by Tess Gerritsen
I believe it was the great Nora Roberts who once said: “You don’t take someone you love on book tour.” I was reminded of this quote when my husband and I had a, shall we say, spirited conversation about this topic. He asked whether it would make my life just a little easier if he came along on my next book tour abroad. “Don’t you want me there to carry your bags? To share the experience and provide companionship? Wouldn’t it make the tour a lot more fun?”
I committed one of those cardinal sins in a marriage. I told the truth and said: “No.”
What followed was a very tense half hour as I tried to soothe his hurt feelings while explaining why I really did mean “no.” Because what Nora Roberts said is the absolute truth. You don’t take someone you love on book tour with you.
I’m sure there are non-writing spouses out there who think this is a terrible reflection on my marriage. That it must mean I don’t love my husband, or we don’t get along, or we don’t like spending time together. That’s the furthest thing from the truth. When I travel on vacation, there’s no one I’d rather be with than my husband. We have the same interests, love the same foods, share the same daily rhythms.
But a book tour is not a vacation. And to illustrate that point, let me describe a typical book tour schedule abroad — and where the spouse would fit in.
— After overnight flight, you arrive jet-lagged and exhausted. If you’re lucky, you get a few hours’ sleep, then it’s up for work that first evening with media interviews, cocktails with publisher, maybe even a bookstore event. Spouse tries to participate, but without the same adrenalin you’ve got going, fades out early and vanishes off to bed. Is sound asleep by the time you stumble back up to the room.
— The next day, time to pack up and move on to the next town. More travel followed by more media, more bookstore events, into the evening. Spouse is tired and dragging. You are in “work mode” so you manage to soldier on, forcing yourself to smile, to be charming, to shake countless hands. Lots of attention is showered on you by readers and publishing people. Spouse feels neglected. By the time you finally crawl into bed, you are close to collapse. Have to spend the next sleepless hour making spouse feel better about being ignored.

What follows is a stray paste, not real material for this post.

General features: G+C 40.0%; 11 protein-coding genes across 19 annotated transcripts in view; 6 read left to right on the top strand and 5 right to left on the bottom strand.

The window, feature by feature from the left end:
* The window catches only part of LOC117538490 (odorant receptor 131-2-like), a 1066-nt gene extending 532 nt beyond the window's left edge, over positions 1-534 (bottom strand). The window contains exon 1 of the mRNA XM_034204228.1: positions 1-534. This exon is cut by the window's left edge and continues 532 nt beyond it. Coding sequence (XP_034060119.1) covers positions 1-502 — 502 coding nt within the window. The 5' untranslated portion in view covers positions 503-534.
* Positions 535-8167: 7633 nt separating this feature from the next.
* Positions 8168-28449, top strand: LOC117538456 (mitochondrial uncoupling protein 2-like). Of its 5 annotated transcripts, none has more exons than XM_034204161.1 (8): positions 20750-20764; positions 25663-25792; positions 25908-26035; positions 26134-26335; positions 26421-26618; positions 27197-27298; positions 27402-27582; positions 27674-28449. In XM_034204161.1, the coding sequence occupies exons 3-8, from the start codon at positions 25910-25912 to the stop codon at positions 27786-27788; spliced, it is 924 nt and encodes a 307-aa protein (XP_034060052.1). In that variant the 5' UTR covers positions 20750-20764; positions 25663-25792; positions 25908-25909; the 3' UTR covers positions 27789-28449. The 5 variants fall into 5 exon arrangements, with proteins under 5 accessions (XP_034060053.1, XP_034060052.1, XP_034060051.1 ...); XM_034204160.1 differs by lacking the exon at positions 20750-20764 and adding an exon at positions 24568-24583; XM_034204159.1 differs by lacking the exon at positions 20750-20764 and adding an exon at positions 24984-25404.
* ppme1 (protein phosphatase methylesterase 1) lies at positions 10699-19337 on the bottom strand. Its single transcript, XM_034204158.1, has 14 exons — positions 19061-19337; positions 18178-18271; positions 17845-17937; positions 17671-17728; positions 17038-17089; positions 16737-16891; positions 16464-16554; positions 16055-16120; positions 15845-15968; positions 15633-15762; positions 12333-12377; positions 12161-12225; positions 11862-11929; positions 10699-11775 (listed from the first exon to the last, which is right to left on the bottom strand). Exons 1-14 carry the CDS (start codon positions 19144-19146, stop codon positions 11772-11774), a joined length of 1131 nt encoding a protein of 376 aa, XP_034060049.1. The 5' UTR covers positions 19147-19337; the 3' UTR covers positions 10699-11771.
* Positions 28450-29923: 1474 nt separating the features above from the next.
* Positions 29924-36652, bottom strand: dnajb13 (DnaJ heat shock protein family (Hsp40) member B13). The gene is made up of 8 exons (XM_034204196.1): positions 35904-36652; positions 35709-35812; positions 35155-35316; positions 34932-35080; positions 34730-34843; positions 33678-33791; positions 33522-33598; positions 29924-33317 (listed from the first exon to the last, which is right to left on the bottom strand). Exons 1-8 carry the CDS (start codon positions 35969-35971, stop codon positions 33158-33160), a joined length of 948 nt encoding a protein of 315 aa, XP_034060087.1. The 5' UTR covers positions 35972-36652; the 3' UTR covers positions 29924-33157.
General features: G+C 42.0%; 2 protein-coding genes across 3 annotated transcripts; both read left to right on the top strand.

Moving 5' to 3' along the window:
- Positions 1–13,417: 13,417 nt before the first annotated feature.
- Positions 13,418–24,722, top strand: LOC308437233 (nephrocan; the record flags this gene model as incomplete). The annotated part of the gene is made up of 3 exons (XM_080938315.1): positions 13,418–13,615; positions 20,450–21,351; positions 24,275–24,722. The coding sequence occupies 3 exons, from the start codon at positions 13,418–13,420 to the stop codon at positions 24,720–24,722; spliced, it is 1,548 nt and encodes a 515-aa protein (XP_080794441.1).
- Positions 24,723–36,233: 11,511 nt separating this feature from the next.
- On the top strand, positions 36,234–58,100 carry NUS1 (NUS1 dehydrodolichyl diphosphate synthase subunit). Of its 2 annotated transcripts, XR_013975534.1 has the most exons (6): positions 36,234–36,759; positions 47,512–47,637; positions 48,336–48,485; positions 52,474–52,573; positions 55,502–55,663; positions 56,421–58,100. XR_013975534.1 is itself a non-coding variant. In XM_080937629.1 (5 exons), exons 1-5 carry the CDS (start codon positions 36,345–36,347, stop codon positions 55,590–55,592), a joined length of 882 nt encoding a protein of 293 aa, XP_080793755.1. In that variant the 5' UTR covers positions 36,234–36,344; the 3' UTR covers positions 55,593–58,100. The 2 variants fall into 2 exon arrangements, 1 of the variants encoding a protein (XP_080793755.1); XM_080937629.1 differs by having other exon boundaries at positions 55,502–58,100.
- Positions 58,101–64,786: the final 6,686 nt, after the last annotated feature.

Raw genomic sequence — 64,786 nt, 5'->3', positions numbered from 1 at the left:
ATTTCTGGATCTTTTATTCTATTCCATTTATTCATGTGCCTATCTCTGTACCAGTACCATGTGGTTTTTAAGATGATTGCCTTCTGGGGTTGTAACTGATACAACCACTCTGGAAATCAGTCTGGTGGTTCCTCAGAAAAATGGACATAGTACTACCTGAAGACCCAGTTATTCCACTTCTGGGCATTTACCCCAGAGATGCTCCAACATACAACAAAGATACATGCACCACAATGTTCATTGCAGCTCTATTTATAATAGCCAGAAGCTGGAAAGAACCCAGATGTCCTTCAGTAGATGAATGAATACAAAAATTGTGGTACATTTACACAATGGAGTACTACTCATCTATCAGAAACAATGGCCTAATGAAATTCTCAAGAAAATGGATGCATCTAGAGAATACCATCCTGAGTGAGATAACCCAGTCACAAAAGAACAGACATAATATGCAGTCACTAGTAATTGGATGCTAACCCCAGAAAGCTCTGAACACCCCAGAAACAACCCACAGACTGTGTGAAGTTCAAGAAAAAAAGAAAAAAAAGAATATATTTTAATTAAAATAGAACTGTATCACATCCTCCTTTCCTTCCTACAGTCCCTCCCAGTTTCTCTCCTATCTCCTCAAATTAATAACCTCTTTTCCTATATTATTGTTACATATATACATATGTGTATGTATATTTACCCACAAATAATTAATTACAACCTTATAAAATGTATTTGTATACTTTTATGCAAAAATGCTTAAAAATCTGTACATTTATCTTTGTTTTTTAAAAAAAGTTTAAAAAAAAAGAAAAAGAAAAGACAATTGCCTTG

— Ditto the next day, and the next, and the next. Except that spouse is getting angrier and angrier. Feeling like you’re not paying attention to the most important person in your life. Meanwhile, media and publicist and bookstore folks are completely focused on you, you, you. Spouse is standing in back of bookstore with steam coming out of ears.
— By day five, the pace is killing you. You feel the flu coming on. Your feet hurt. Your smile muscles hurt. You’re trying to focus on the questions the radio host is asking you, but you’re preoccupied with your spouse, who is now giving you the silent treatment. When you finally get back to your hotel late at night, you want to take a long hot bath and relax in complete silence. Spouse knocks on door to have one of those deep talks about why you’re being so self-centered.
— By day seven, it’s time to board the airplane home. Spouse has not seen any wonderful tourist sites, but instead has spent the whole seven days in bookstores, hotel lobbies, cars, train stations, and airports. You, the media star, the celebrated author, are in the doghouse. Neither one of you has had any fun whatsoever.
Lest you think I exaggerate, a publicist told me of one author who went through something just like this while on book tour. The author made the mistake of bringing along his rather high-maintenance wife. Instead of focusing on what he should have been doing — plugging his book and networking with publishing executives — he expended much mental energy desperately trying to soothe his wife’s tender feelings. Nevertheless she packed up her bags halfway through the trip and flounced home in a rage while he was still struggling through that grueling book tour. Yeah, I’m sure that did wonders for his focus.
A book tour is not fun and games. It’s hard work. It’s physically and emotionally exhausting. If you’re an introvert (as are so many writers) you need your rare downtime to be alone, to rest and re-charge. Then there’s the, er, practical considerations. Hotel rooms have only one bathroom. With all the rushing around and irregular hours and frequent travel, you will get a limited time to use that toilet. With two people fighting for it.
For you non-writers, imagine it this way. Imagine you work in a law practice or hospital or any other busy setting. Imagine you’re at work while your spouse is sitting in a chair by your desk, waiting for you to pay attention to him while you rush around between clients or patients. Imagine how hard it is to focus on your job while spouse is sighing deeply beside you.
Yep, that’s what it’s like.
There are, however, certain spouses who probably do fine on book tour. These are people who are happily independent, who are delighted to do their own thing while you work. At every new stop, you wave goodbye to each other, and while you head off to promote the book, she’s off to the museum and lunch and shopping. Only at night do you meet up back at the hotel. No recriminations, no whining, no feelings of being neglected. That sort of spouse, I can see bringing along.
Otherwise? Leave the beloved husband or wife at home. Trust me, you’ll both be happier for it.